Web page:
A former drug company executive, who also was a physician, noted while testifying before the U.S. Senate that the pharmaceutical industry is “unique in that it can make exploitation appear a noble purpose.”4 The testimony was given over 40 years ago and is as true today as it was then. Capitalizing on their decades-old charade of nobility, the pharmaceutical industry is increasingly selling expensive “new” patented drugs that are chemically identical or nearly identical to the old drugs they replace. Remarkably, physicians prescribe them and patients pay exorbitant prices, both groups somehow believing, while being exploited, that an old drug with a new name is a therapeutic breakthrough.

3. Avoid Do Not Use Until Seven Years After Release Drugs, Waiting at Least Seven Years to Take Any New Drug Unless It Is One of the Rare

“Breakthrough” Drugs

The Health Research Group’s Seven-Year Rule

You should wait at least seven years from the date of release to take any new drug unless it is one of those rare “breakthrough” drugs that offers you a documented therapeutic advantage over older proven drugs. New drugs are tested in a relatively small number of people before being released, and serious adverse effects or life-threatening drug interactions may not be detected until the new drug has been taken by hundreds of thousands of people. A number of new drugs have been withdrawn within their first seven years after release. Also, warnings about serious new adverse reactions have been added to the labeling of a number of drugs, or new drug interactions have been detected, usually within the first seven years after a drug’s release.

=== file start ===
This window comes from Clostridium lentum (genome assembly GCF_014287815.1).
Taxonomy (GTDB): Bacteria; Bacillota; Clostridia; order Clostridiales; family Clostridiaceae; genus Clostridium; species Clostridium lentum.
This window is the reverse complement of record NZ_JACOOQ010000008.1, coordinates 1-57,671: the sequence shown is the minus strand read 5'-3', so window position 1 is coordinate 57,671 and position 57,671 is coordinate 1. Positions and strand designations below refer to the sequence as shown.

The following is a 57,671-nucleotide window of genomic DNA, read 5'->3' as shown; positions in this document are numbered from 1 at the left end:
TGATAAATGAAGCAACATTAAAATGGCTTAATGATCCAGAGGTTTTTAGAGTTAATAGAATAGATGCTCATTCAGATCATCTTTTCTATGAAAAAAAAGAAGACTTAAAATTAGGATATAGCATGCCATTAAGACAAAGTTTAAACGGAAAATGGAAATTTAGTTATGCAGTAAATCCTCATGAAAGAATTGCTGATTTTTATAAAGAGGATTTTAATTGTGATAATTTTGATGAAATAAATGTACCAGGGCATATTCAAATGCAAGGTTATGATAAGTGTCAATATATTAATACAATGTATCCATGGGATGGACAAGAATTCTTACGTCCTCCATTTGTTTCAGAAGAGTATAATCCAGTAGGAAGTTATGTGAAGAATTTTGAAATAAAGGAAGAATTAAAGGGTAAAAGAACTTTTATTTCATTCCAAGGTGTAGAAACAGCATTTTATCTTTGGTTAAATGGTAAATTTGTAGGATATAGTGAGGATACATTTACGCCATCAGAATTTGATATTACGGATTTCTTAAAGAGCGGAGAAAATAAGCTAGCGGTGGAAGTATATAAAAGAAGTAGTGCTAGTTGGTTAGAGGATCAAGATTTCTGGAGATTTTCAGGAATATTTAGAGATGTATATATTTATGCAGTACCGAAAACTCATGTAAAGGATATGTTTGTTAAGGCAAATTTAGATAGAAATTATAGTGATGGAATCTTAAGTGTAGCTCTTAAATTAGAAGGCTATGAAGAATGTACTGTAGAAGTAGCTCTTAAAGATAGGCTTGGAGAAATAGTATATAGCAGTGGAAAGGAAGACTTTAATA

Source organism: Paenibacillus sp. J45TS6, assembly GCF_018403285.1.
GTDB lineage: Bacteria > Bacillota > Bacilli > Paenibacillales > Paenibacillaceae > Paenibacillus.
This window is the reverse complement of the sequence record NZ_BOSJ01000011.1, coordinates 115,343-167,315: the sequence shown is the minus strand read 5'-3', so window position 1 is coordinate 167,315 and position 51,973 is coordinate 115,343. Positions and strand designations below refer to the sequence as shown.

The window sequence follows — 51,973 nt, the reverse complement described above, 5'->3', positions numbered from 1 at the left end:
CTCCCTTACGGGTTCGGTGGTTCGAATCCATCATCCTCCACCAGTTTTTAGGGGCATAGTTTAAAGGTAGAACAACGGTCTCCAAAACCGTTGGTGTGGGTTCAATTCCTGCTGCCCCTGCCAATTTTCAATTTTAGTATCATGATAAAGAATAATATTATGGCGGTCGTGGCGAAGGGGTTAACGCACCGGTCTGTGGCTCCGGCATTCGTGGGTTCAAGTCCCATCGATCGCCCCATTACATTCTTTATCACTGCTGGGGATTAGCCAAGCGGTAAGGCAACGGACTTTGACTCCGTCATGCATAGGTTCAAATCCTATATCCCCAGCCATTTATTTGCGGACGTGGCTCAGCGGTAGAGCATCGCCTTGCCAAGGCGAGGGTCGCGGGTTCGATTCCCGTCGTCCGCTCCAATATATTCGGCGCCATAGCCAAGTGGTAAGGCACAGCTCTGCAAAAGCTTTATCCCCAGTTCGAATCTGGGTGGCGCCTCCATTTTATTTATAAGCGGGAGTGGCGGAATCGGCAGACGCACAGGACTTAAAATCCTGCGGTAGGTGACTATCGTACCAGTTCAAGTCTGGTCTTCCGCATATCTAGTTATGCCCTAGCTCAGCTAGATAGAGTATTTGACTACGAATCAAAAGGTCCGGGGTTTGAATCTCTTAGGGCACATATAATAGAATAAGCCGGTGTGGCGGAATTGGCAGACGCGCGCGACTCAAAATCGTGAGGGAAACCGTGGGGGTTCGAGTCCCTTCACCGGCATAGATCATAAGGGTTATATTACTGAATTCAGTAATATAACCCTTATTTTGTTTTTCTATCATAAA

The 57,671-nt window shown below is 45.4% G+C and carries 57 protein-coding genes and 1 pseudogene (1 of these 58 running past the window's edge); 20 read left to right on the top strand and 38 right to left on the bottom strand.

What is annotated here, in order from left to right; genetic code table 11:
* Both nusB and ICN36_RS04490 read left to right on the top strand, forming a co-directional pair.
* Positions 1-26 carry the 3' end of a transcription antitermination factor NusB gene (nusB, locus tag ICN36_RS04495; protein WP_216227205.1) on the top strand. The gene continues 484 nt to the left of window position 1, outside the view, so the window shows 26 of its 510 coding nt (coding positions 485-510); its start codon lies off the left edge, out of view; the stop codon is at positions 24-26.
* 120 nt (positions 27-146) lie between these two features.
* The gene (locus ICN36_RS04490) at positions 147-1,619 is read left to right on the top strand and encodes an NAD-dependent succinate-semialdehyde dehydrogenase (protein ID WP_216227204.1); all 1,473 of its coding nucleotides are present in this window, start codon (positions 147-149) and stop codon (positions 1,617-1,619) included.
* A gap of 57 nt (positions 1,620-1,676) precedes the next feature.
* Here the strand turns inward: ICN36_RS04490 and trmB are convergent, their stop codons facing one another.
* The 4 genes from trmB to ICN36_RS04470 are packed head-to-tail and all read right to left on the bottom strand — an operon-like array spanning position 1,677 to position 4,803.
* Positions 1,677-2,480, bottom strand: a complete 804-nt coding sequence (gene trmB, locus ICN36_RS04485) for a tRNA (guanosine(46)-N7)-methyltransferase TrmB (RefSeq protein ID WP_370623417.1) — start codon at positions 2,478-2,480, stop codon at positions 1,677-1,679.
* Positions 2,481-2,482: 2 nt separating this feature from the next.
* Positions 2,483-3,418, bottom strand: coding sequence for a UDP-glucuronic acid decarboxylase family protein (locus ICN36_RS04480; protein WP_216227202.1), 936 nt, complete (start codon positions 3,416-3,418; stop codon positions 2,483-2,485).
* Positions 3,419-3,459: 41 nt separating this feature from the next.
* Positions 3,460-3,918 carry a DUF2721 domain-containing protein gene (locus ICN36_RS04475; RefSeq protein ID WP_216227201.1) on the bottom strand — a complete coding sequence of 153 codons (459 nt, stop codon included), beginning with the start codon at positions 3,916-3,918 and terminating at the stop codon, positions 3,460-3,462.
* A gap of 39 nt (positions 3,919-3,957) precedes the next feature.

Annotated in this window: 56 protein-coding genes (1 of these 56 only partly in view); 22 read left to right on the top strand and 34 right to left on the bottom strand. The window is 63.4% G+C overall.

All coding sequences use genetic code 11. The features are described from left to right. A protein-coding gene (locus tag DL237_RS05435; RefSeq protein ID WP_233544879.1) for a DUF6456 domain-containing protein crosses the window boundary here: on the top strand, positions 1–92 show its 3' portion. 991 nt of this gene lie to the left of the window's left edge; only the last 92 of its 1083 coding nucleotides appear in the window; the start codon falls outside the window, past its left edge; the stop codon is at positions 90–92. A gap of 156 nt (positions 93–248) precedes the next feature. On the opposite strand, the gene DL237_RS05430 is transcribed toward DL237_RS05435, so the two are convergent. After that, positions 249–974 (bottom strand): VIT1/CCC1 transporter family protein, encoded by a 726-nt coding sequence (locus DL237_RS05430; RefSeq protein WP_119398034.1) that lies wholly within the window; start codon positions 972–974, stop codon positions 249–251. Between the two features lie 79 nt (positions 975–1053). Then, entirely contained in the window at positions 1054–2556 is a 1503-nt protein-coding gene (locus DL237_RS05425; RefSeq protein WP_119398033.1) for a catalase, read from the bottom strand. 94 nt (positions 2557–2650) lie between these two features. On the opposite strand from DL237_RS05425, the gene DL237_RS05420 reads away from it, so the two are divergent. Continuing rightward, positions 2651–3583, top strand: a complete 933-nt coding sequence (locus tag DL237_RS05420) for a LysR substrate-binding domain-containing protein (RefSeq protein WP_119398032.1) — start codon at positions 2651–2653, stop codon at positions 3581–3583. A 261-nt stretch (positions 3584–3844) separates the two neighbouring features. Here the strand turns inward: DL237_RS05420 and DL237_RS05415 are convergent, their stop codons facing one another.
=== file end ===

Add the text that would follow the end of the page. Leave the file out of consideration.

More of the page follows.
In addition to abusing the drug patent laws by gaining patents on the optimal isomers or metabolites of other drugs as described above, the industry is also quite prone to modifying just a few atoms in a complicated molecule and getting a patent on a so-called me-too drug.

The alternatives (the molecules from which they made the modification) to many of these new drugs are increasingly generically available and will therefore be less expensive; in addition, the decision not to use these drugs will also have a safety benefit in many instances.

For many years, we have warned patients not to use newly approved drugs unless they are one of the decided minority of new drugs with evidence that they are a breakthrough beyond existing treatments. A study involving Dr. Sidney Wolfe as one of the authors provides clear evidence why this caution of waiting seven years is well founded. A total of 548 new chemical entities were approved in 1975–1999. By 1999, 45 drugs (8.2%) acquired one or more black-box warnings and 16 (2.9%) were withdrawn from the market. The estimated probability of acquiring a new black-box warning or being withdrawn from the market over a period of 25 years was 20%. Half of these black-box warning changes occurred within 7 years of drug introduction; half of the withdrawals occurred within 2 years. The article concluded that serious adverse drug reactions commonly emerge after FDA approval. The safety of new agents cannot be known with certainty until a drug has been on the market for many years.5 This study, as mentioned above, confirms the basis for our “Seven-Year Rule” concerning newly marketed drugs that are not therapeutic breakthroughs.